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The Truth About Lagertha's Fate On Vikings

Just like real Viking battles, the History Channel's popular series about these ruthless warriors has a high body count — and it doesn't play favorites.

Vikings' lead character and patriarch, Ragnar Lothbrok (Travis Fimmel), met a grim end in a pit of snakes, just one episode after his wife Aslaug (Alyssa Sutherland). And in the first half of season six, it was Lagertha (Katheryn Winnick) — former queen, current Earl, fierce shield-maiden (and, by the way, the reason Alyssa Sutherland left Vikings after season 4) — who joined her ex-husband in the afterlife, after Ragnar and Aslaug's son Hvitserk (Marco Ilsø) killed her during a drunken hallucination.

Although Lagertha's death was the toughest Vikings scene Katheryn Winnick ever shot, thanks to the rain, cold and emotional impact, she later agreed that that scene and the subsequent funeral made for a fittingly dramatic send off for Kattegut's bravest warrior. As Winnick told Entertainment Tonight, "As hard as it was emotionally, it also felt the timing was right [...] I felt I pushed her storyline as far as I can possibly take her." She also said that she told creator Michael Hirst, "as long [as] he'd give me a really epic death, something that people won't forget, I would be happy to be able to say goodbye to her."

But while she felt that Hirst ultimately delivered, the two didn't always see eye-to-eye over Lagertha's story. 

Lagertha wasn't supposed to be a central character

Lagertha became a fan favorite, especially among female Vikings viewers looking for women warriors among all those burly, bearded dudes. But when Michael Hirst first envisioned the show, he didn't see a spot for Lagertha and other Viking ladies. 

In January 2020, Winnick told TVLine that when she first signed on to the series, she was told that Lagertha would probably only be around for a few seasons. "Michael Hirst made it clear that it's a show about the sons of Ragnar, it's a male demographic show, it's on History Channel, they're mostly males that watch it," she said. However, echoing her character's fighting spirit, Winnick added, "but I fought my way through, and they made creative choices with Lagertha that weren't even really written so much in the earlier years."

Winnick also credited her fans for making sure Lagertha lasted longer than many of the show's other original characters — even Ragnar. "I've been so fortunate to have such loyal fans that it made it almost impossible to kill me," she said. Variety reported that some fans even took that Viking attitude a bit too far, and sent Hirst death threats over his decision to kill off Lagertha.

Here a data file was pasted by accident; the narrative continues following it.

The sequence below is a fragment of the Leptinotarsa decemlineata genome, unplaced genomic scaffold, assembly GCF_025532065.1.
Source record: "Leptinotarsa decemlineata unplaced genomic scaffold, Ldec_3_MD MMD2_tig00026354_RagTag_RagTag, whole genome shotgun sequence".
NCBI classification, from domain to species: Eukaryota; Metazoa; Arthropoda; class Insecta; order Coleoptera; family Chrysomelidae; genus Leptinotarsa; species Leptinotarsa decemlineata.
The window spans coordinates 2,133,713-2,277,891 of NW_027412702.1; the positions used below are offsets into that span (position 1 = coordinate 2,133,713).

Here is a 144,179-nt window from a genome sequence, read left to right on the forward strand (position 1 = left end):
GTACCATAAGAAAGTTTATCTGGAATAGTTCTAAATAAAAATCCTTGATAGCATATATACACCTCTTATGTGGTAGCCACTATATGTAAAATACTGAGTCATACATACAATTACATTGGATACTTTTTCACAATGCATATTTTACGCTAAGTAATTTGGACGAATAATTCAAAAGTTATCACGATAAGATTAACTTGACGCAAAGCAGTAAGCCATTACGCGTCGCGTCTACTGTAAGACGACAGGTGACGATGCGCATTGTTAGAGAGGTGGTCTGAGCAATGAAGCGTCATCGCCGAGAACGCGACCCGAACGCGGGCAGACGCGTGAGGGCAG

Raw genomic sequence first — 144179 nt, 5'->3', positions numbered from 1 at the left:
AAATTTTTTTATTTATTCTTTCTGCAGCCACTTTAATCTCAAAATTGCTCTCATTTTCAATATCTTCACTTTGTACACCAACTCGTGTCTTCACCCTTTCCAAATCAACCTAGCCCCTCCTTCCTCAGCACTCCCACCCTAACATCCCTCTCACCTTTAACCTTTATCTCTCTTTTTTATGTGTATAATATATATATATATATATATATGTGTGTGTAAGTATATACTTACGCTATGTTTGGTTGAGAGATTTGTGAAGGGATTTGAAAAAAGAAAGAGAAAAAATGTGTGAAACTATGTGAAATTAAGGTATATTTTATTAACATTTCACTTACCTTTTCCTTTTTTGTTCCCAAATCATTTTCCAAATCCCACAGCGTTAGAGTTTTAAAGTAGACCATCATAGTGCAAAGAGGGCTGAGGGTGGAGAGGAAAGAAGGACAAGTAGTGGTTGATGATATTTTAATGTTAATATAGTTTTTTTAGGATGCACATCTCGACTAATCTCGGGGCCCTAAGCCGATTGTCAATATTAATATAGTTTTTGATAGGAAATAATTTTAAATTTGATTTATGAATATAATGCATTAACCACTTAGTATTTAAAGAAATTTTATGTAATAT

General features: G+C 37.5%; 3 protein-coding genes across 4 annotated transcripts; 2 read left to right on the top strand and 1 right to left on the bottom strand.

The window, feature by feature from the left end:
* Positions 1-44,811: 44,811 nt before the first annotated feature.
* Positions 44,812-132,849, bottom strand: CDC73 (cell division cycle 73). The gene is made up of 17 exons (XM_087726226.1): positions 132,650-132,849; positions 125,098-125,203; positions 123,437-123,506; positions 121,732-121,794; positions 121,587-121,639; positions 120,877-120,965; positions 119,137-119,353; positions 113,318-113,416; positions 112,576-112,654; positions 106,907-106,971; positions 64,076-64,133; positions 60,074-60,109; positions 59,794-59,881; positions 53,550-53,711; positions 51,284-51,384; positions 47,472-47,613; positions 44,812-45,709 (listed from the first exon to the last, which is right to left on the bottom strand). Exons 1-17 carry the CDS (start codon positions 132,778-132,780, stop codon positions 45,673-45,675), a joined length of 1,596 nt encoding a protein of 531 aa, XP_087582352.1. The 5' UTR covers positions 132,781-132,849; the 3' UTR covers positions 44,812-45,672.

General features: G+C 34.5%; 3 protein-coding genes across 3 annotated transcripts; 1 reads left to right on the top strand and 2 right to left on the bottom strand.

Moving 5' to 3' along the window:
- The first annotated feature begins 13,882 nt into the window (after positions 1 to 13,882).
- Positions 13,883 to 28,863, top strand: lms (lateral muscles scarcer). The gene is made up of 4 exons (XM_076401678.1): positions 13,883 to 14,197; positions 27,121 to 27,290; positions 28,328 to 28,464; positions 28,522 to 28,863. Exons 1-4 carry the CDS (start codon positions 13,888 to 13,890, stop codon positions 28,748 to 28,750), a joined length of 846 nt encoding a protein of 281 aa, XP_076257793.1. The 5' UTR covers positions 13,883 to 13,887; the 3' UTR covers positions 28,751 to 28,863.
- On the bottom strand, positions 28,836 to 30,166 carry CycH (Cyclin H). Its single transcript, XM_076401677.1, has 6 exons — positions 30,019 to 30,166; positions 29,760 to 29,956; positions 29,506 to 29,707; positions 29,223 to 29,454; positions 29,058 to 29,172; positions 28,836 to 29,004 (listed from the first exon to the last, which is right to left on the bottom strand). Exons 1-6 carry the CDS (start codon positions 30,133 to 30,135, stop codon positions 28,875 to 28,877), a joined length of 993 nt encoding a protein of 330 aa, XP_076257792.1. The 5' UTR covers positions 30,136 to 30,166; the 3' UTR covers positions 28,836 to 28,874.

For Hirst's part, it seems that he's had a change of heart over the importance of female characters in the show. In 2020, he told Variety that when he was thinking of how to kill Lagertha, he knew, "it had to be a standalone moment because so often in the show Lagertha has been with the collective: She's been in the army or she's fought with her son. She was the queen of Kattegat. I wanted her to have her own story".

Winnick and Hirst disagreed over another storyline

Lagertha's death, though, wasn't the first time that she and Hirst had debated over the character's story. 

The day before the first part of season six aired, in December 2019, Hirst told Variety that he and Winnick had had a long discussion over his decision to pair the character with her abusive second husband Sigvard (Morten Suurballe). Winnick didn't like the idea of fiercely courageous Lagertha — who had already fought alongside male warriors and killed men who tried to attack her — submitting to a violent husband at home. But Hirst felt that it was an important storyline, especially to female viewers. "But a lot of very intelligent, capable women are involved with or married to abusive men," he said. "That was a storyline that many women would understand and identify with."

It appears that Hirst came to understand that Lagertha was especially important to Vikings' female fans. In an interview with Variety, published the day her death scene aired, he said, "She has a huge fan club and for a lot of women, she is a role model. I was very aware of that." And despite their early disagreements, Hirst and Winnick came to respect each other as collaborators, and shared responsibility for determining Lagertha's fate. Speaking about saying goodbye to Lagertha, and the show, Winnick told Entertainment Tonight, "I have a very strong and close relationship with Michael Hirst. It was always a conversation together of when we're going to let go of Lagertha".

Lagertha's story is over, but Winnick is ready to rejoin the world of Vikings behind the camera for Vikings: Valhalla, after making her directorial debut in season six of the show — because real Vikings never quit.